The ripple effect of medical outreach

Your author exhibiting at 2014 ACOG Region V & VII conference

Your author exhibiting at 2014 ACOG Region V & VII conference

As part of my work with the National Center, we exhibit at medical professional conferences. I look forward to hearing how our efforts effected positive change in serving patients.

In 2014, Regions V and VII for the American Congress of Obstetricians & Gynecologists (ACOG) met for their annual conference in Indianapolis, Indiana. Often, these ACOG regions meet individually; a joint conference offered the opportunity to get to meet OBs from twice as many states.

That same weekend, another group of local advocates exhibited at the joint meeting in Baltimore. The National Center for Prenatal & Postnatal Down Syndrome Resources orchestrated outreach at these joint regional meetings. Between our efforts in Indy, and their efforts in Baltimore, we reached out to almost half of the United States.

These exhibit booths are paid for through the generosity of local groups from the states represented by the ACOG regions. The cost of the Indy booth was covered through the Down syndrome groups in Lexington and Louisville, Kentucky; Cleveland, Columbus, and Cincinnati, Ohio; St. Louis, Missouri; Grand Rapids, Michigan; and Indianapolis, Indiana.

Kim Baich, DSACO, & Stephanie Thompson, NDSAN

Kim Baich, DSACO, & Stephanie Thompson, NDSAN

Staffing the booth were Diana Merzweiler, Executive Director for Down Syndrome of Louisville, Kim Baich, Down Syndrome Association of Central Ohio, and Stephanie Thompson, National Down Syndrome Adoption Network, along with myself. We made for a great team.

These regional conferences attract a bit of a different audience than the national conferences. A greater percentage are active OBs who choose to attend these more affordable, and shorter conferences, along with medical residents and students interested in obstetrics and gynecology.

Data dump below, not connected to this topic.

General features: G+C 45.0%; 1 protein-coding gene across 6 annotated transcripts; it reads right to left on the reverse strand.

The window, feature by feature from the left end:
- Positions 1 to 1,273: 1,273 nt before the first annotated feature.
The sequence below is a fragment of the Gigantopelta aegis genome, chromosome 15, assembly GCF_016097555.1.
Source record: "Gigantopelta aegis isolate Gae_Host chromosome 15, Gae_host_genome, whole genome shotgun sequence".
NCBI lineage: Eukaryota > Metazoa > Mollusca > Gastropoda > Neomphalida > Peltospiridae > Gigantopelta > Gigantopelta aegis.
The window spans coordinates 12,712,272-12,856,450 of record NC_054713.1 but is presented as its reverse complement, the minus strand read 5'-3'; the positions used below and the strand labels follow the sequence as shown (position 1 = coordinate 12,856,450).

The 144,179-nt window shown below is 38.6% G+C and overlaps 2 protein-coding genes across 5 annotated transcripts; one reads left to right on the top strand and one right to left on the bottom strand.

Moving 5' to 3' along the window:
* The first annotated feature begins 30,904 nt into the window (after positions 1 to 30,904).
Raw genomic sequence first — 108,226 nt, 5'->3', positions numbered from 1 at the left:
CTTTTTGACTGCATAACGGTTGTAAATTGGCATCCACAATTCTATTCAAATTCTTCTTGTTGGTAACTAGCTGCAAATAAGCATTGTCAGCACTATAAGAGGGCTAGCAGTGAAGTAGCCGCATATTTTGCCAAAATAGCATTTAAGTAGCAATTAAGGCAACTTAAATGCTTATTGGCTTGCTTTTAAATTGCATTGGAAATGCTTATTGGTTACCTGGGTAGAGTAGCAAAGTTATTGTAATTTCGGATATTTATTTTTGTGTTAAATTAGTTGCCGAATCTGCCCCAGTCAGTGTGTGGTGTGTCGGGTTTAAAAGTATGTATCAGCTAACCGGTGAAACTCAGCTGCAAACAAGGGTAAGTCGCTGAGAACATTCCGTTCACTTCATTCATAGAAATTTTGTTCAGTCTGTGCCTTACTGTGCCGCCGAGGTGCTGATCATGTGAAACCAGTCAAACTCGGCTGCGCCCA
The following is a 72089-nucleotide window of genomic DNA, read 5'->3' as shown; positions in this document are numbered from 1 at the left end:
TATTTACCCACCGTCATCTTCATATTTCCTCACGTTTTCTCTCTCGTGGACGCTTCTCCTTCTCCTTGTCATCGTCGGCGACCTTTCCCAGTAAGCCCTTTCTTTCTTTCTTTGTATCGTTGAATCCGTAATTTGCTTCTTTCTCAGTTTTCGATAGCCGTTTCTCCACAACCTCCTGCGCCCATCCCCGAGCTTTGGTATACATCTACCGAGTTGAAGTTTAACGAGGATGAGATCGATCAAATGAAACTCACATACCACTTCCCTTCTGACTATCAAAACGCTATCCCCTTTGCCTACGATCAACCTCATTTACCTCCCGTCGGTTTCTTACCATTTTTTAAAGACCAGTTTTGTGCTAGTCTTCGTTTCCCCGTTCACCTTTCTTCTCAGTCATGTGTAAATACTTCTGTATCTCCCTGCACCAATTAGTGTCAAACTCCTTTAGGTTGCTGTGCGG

As a general rule, conference attendees typically are not eager to spend time with exhibitors and receive sales pitches. However, we’re the rare booth that is providing them information for them to then give to their patients.

You quickly pick up on what each colored-ribbon means on a name tag, denoting those who are medical students, or on the committee that planned the conference. You find out if the attendee is actively delivering babies, or if not, if they are in a practice that provides prenatal care. And, then you give them information that is recommended by professional guidelines for patients to receive.

Diana Merzweiler, DSL

Diana Merzweiler, DSL

Then, if the attendee is still engaged and not looking to move on to the next booth, you try to get to know them.

How are they using NIPS? Have they delivered a baby with Down syndrome? Do they know their local organization? What questions do their patients have about Down syndrome?

And, by doing so, you gain insights into the fact that these are the professionals in the room with the patients, counseling them about testing and delivering test results. They’re the ones that will be giving the patient the information about Down syndrome with a prenatal test result. And, if they don’t have confidence in the quality and accuracy and comprehensiveness of your materials, then they’re not going to hand it out.

It was validating to hear so often how the physicians were glad to receive our information, to know that it was there for their patients, and that they’re glad to have it to give to their patients. And, more than ever, the attendees talked of how needed having a Spanish translation to provide their patients was important.

Now, we were just there for two days. We talked to the lion’s share of attendees, but at most for no more than 10 minutes. So, it can make us wonder whether we made a difference.

But then, sometimes you find out that you did.

This was my third regional conference to exhibit at, having done so in 2009 and 2011, previously. In 2011, three other regions also had an exhibit booth from local Down syndrome organizations. At the one held in Orlando, an OB said to the local organization’s executive director:

You know, I heard a father, who was also a lawyer, talk at a previous conference about Down syndrome and it changed how I counsel my patients.

That executive director messaged me almost immediately, and that same OB would later invite me to present at a conference the next year.

At this year’s conference, I made similar connections that hopefully will pay off future dividends.

But, regardless, there were about 20 exhibitors at the conference. Five of them, or around 25%, were offering non-invasive prenatal screening tests. And there was only one booth there providing the rest of the information to go along with prenatal testing for Down syndrome.


Ariosa displaying National Center materials

Ariosa displaying National Center materials


  1. Great work Mark!


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